National Geographic : 1897 Jul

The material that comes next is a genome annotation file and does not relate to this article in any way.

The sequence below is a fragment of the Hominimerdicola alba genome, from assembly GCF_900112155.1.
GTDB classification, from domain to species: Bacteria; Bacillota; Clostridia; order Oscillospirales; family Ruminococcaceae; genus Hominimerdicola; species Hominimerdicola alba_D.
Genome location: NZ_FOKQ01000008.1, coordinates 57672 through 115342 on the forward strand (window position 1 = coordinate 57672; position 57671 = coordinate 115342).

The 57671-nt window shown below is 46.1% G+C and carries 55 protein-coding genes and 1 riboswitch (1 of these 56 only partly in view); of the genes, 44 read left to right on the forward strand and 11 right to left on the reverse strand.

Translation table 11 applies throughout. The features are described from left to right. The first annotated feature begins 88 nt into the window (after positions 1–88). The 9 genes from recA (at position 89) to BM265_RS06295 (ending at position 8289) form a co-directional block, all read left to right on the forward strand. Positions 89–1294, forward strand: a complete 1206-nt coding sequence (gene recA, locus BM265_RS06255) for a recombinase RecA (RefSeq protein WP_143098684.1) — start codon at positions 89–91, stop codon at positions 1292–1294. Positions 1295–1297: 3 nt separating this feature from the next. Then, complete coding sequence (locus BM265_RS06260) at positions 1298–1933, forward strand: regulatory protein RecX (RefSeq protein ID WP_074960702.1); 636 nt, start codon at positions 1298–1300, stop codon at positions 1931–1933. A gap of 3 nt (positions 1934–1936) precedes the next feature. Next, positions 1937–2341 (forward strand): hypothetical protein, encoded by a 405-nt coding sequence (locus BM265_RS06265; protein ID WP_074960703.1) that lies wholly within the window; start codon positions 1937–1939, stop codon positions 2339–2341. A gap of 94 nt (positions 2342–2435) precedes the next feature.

THE FORESTS AND DESERTS OF ARIZONA 205 and purchase negotiated by the then Minister to Mexico, James Gadsden, in 1854, for the purpose of obtaining a suitable route for a southern Pacific railroad, the price paid for the latter por tion being $10,000,000. Spanish development was confined entirely to the lower por tions, and consisted mainly in the establishment of missions to convert the agricultural Indians, and in the location of-presidios at Tucson and Tubac to protect the missions and the few haci endas and silver mines then worked, the hostile Apache con stantly harassing their Indian and Spanish neighbors alike and withstanding the progress of civilization. In 1863 the territory of Arizona was segregated from New Mexico, the name probably being a modification of Arizonac, a Papago Indian name of uncertain meaning which had been ap plied to a native village and was extended to the lower portion of what is now our southwestern province by the Spaniards. The expeditions of the War Department under Sitgreaves, Wil liamson, Whipple, Parke, Gray, Beale, and Ives during the years from 1852 to 1860 give us the first definite knowledge of the country. Almost simultaneously with these, immigration and mining development began under protection of military forts Buchanan and Breckinridge. From 1863, when the territory was segregated from New Mexico, to 1874, the history of Arizona is written in blood. It took a hardy man to run the risk of tomahawk and scalping knife in order to benefit from the rich mineral discoveries in southern and middle Arizona. Nor were the mining communi ties themselves without their internal strife and shotgun admin istration of desperadoes and Mexican laborers. The successful campaigns of General Custer, however, broke the war spirit of the Indians and led to the treaty of 1874, when these Indians were placed on reservations. The advent of the Southern Pacific railroad in 1878 stimulated anew the development of the mining districts, and since the Apache Indians,with their cunning leader, Geronimo, were removed to Florida in 1886 the peaceful progress of the territory is assured, and one may travel through the coun try with no more fear of a hold-up than in Texas or New York. Three centuries and three score years of history ! Yet the be ginnings of civilization and of the development of the territory date back hardly a score of years, and it is only a little over a decade since a really peaceful progress has begun-since the marauding Apache has been removed!